Natural Cycles

Natural Cycles: Sustainability in Book and Paper Arts

Brushwood House, Ryerson Woods Preserve, November 6 – December 23, 2011, curated by Shawn Sheehy and Melissa Jay Craig

Here’s a quick tour of (most of) the show:

And here are the artists, with bits of their statements about the works in the show, relating to sustainability, and an image.  Click on names for links to individual sites (if available).


Lisa Barcy

Grub (flip book)

This piece came about after reading various articles about the nascent movement that encourages people to eat bugs as a sustainable source of protein.  The book is a 1920’s farmers manual on insect control so I thought this would be an appropriate use repurposing as it encouraged the use of some rather nasty pesticides.

Heather L.G. Bella

Music & Measures 1, Music & Measures 2

Looking at the progressive obsolescence of technology, these books explore how we remember music, both visually and concretely.  Using the book form – also a slowly dwindling format – we consider the rapid transmutation of information delivery as well as a nostalgic nod to beloved formats rarely used – or completely obsolete- in modern society.  Created with old cassette tape (magnetic tape), tape cases, handmade paper, old sheet music, and small bits of broken tape players; these artist books are 100% recycled.

Zina Castañuela

The Issue, The Idea, What It Could Mean

This group of sculptures was created as a suggestion to anyone interested in viewing, touching or thinking about these pieces—a suggestion to them to open their minds and start looking back as well as looking forward when researching solutions to the issues effecting our environment and economy in these hard times. Sometimes the simplest solution is the best one.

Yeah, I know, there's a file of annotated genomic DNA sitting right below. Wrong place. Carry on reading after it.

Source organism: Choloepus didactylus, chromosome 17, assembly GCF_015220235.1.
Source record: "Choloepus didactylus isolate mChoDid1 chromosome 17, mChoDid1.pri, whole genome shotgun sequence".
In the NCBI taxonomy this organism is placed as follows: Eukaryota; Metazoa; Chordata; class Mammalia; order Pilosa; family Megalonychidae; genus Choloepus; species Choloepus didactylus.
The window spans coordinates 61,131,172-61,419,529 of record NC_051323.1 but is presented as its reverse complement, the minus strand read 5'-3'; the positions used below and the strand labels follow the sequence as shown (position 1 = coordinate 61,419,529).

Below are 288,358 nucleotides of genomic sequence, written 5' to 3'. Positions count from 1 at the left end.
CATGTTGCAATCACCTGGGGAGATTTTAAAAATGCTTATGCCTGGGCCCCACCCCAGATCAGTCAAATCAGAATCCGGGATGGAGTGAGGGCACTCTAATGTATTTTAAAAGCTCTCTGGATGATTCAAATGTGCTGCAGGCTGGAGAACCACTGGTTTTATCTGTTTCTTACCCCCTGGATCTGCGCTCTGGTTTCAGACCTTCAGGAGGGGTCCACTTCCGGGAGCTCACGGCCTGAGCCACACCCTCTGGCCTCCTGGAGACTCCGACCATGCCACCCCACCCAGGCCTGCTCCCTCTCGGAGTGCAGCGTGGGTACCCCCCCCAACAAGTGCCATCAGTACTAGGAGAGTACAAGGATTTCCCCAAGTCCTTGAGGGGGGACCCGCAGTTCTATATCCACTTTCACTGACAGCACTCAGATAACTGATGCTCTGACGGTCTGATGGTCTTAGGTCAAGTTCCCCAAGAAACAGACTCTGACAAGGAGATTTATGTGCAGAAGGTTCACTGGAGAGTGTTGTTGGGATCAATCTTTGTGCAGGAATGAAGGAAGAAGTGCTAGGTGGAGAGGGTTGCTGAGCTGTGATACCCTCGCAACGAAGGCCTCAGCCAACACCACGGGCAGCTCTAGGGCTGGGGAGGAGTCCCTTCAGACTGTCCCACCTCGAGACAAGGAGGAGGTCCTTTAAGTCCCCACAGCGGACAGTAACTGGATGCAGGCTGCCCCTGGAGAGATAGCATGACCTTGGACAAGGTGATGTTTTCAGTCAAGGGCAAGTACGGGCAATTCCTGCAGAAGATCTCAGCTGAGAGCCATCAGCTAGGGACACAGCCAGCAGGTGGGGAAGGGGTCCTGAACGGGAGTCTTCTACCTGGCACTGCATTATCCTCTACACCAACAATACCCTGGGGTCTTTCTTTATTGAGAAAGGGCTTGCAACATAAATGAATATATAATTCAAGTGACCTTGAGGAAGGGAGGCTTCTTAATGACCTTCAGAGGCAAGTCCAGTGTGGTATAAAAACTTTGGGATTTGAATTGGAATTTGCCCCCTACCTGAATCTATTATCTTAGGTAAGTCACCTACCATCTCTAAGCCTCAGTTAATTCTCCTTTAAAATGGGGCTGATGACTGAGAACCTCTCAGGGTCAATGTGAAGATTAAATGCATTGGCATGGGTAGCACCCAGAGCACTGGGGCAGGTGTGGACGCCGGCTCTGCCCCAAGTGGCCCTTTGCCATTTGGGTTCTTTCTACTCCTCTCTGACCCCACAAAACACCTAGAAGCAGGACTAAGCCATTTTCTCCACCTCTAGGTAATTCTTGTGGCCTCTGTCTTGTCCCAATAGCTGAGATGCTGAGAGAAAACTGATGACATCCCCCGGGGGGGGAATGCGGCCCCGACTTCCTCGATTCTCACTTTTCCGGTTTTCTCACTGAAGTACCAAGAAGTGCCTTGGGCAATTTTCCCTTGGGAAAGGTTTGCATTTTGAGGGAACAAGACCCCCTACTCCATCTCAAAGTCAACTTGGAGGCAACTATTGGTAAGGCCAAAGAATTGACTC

Suzanne Cohan-Lange


I am concerned with the long and uneasy relationship our culture has had with nature. Our tendency is either to destroy it or decorate it – but sadly, never to learn from it. In spite of plentiful warnings, we continue to trap and become entrapped in our own cages of comfort and convenience.

Melissa Jay Craig

That’s Life, Passage, Intrinsic

In these works, I imply narratives authored by the organisms of a beleaguered planet, set forth in languages long overlooked by humanity’s intellectual arrogance. My medium of choice is paper made from fibers that I process and sometimes harvest myself. Made from plants, it is a material derived directly from my conceptual catalysts, involving me physically as well as metaphorically in the perpetual cycles that intrigue me.


Erin Cramer

Deer, Gray Wolf, Wolf, Mountain Lion

I like to use handmade paper as a sculpting medium because it is light weight yet durable, and it can mimic anything from concrete to fur. The paper that I make is recyclable and sustainable because it is made from fibers such as flax, cotton, and garden scraps. 


Marnie Galloway

In Defense of Common Weeds

In the Sounds And Seas – Volume 1

An important part of my practice both in my print and book work is accessibility and sustainability. It is important to me, and a challenge, to produce work that is affordable and accessible without sacrificing quality of materiality or meaning.  Purchasing materials that are produced local to the Midwest and working closely with studios and presses that support green practices and engage with the local community is a self-sustaining part of my production process.


Karen Hanmer

Pride Prejudice Passion: Whirlwind (carousel book)

Pride Prejudice Passion: Head Over Heels (Jacob’s ladder)

Pride Prejudice Passion:Tunnel of Love (tunnel book)